Arkansas Attorney General Leslie Rutledge issued today’s consumer alert to caution Arkansans to avoid falling victim to promises that they are “eligible” for tax relief, and to inform consumers of tax relief programs offered by the IRS.

“Don’t panic. That’s the most important thing consumers should remember if they have tax debt,” said Attorney General Rutledge. “The IRS has tax-relief programs to help Arkansans who owe back taxes or are behind on their payments, but consumers have to communicate with the IRS, otherwise, penalties and interest will accrue.”

Consumers should view paying taxes just like paying other bills. It is often better to negotiate a payment plan with the creditor than to pay someone else to finalize those details. The same is true when back taxes are owed to the IRS or the State.

Consumers who are having trouble meeting their tax obligation should avoid the following:

  • Companies that make promises that consumers are “eligible” or “qualified” for a tax-relief program. Only the IRS can make that determination.
  • Programs that won’t allow for in-person meetings before discussing payment.
  • Any program that asks for upfront fees or advance fees.
  • Any program promising results that seem too good to be true. As with paying any debts, programs that offer massive reductions from a total bill, should raise a red flag.

The IRS offers the following tax-relief programs to help consumers who owe taxes:

  • An Installment Agreement is generally available to people who can’t pay their tax debt in full at one time. The program allows taxpayers to make smaller monthly payments until the entire debt is satisfied.
  • An Offer in Compromise (OIC) lets taxpayers permanently settle their tax debt for less than the amount they owe. The OIC is an important tool to help taxpayers in limited circumstances. Taxpayers are eligible only after other payment options have been exhausted and their ability to pay has been reviewed by the IRS.
  • In very limited circumstances, the IRS may offer penalty abatement to consumers who haven’t paid their taxes because of an unusual hardship. If the taxpayer meets very narrow criteria, the IRS may agree to forgive the penalties. Interest abatement is even more limited and is rarely provided.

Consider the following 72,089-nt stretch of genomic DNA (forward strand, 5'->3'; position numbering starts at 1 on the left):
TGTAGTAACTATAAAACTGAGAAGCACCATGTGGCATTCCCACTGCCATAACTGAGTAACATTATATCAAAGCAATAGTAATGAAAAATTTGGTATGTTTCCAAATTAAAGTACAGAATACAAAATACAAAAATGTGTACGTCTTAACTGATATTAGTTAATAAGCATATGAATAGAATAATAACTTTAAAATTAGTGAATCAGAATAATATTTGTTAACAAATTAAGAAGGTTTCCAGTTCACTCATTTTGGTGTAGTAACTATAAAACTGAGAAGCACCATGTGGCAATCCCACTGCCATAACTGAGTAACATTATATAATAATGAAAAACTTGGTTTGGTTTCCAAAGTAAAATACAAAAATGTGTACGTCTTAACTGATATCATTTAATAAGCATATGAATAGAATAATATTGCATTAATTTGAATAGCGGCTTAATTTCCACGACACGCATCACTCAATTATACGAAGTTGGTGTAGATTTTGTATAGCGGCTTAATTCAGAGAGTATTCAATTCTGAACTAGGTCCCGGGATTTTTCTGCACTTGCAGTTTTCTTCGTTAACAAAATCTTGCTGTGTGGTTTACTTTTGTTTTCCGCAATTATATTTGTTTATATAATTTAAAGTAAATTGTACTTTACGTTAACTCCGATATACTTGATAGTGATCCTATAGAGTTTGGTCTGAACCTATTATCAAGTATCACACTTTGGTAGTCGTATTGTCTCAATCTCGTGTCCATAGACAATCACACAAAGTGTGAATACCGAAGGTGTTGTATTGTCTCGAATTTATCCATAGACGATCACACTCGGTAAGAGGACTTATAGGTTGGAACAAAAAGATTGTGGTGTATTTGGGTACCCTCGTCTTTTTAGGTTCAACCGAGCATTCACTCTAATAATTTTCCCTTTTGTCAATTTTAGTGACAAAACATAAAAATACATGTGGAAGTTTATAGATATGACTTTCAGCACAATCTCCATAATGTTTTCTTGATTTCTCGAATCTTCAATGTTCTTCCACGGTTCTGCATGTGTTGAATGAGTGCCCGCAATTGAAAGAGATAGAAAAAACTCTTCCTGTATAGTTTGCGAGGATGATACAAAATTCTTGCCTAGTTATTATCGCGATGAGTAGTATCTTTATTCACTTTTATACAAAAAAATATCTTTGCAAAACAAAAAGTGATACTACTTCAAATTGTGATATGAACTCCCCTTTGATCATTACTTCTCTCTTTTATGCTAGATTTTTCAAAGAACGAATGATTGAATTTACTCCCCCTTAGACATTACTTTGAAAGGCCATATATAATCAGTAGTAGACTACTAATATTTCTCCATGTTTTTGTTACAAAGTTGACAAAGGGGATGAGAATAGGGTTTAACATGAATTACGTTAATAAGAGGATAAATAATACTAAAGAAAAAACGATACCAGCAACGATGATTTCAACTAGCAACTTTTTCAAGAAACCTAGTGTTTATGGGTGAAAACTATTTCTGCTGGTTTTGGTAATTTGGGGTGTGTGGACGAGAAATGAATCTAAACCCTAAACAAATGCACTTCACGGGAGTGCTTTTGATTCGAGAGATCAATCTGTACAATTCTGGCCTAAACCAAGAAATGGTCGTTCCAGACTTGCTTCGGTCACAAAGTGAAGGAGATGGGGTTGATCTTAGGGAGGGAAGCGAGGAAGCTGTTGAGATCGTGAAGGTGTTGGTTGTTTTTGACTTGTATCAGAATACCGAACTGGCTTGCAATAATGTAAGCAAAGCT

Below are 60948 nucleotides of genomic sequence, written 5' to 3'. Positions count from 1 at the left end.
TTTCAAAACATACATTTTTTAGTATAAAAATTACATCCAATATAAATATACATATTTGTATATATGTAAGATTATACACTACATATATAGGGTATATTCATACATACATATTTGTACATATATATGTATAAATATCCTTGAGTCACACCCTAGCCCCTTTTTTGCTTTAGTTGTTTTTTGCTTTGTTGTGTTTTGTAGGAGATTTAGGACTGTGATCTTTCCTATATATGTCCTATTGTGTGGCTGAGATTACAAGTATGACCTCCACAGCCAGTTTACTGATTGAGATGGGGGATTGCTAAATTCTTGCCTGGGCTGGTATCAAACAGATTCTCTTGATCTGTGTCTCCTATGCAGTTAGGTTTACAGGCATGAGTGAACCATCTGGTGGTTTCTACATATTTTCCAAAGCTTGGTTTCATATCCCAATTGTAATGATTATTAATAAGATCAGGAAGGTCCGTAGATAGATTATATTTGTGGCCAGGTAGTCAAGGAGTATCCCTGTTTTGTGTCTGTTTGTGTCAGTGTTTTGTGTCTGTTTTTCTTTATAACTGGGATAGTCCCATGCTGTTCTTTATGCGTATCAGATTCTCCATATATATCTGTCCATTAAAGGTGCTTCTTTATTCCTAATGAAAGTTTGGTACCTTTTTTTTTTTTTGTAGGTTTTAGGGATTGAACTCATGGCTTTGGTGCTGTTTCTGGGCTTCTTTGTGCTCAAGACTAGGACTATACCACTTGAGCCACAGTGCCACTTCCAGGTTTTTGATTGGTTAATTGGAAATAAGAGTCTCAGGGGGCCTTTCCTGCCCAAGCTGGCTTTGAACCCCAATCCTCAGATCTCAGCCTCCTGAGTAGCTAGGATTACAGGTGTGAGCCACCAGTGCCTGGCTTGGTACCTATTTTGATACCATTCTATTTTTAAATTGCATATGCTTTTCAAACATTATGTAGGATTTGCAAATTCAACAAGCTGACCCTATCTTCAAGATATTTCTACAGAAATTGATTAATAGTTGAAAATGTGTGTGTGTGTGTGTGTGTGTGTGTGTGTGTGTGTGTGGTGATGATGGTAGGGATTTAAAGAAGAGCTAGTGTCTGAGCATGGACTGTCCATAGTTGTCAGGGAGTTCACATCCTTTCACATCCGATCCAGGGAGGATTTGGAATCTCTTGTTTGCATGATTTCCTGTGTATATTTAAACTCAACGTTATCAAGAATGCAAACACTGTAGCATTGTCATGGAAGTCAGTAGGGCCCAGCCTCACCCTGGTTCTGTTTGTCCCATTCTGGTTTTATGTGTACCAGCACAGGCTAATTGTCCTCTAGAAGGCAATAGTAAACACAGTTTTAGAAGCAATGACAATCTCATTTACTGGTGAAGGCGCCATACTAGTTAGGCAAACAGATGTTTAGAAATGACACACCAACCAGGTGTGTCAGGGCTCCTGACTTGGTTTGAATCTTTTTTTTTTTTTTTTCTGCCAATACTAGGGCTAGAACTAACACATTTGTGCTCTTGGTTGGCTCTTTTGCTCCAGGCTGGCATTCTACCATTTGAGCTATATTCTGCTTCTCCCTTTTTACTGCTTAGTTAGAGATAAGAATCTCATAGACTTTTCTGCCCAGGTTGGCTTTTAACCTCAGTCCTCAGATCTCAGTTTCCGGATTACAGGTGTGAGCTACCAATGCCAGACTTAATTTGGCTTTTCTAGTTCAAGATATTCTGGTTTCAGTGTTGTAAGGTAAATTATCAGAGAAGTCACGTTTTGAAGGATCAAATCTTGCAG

According to the IRS, Arkansans can apply for an Installment Agreement, OIC, or penalty interest abatement without the help of a third party. If third-party assistance is preferred in negotiating with the IRS, only certain tax professionals — Enrolled Agents (federally-authorized tax practitioners who can represent taxpayers before all administrative levels of the IRS), Certified Public Accountants (CPAs), and attorneys — have the authority to represent taxpayers. Their services should involve a face-to-face meeting where they explain all options and their fee structure.

The Taxpayer Advocate Service is an independent organization within the IRS that provides free help to people who are experiencing financial difficulties or who need help resolving a problem with the IRS. Call (877) 777-4778 or visit www.irs.gov/advocate.

For more information about this and other consumer issues, visit the Attorney General’s website at www.ArkansasAG.gov or call the office’s Consumer Hotline at (800) 482-8982.

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Don’t Get Stormed Twice

Don’t Get Stormed Twice

Thu, Feb 19, 2015

Ice and snow can take a toll on trees and cause other property damage, and with the recent winter weather that moved across Arkansas, many are faced with the reality of cleaning up.

Some Arkansans will choose to make property repairs on their own, but others may seek assistance from home-repair professionals or tree-removal specialists. Although most contractors are reputable, others may attempt to take advantage of Arkansans in the wake of this week’s snow and ice by overcharging or under delivering on promised work.

Arkansas Attorney General Leslie Rutledge issued today’s alert to urge consumers to be cautious as they seek professional clean-up help, and to be aware of scams related to debris removal.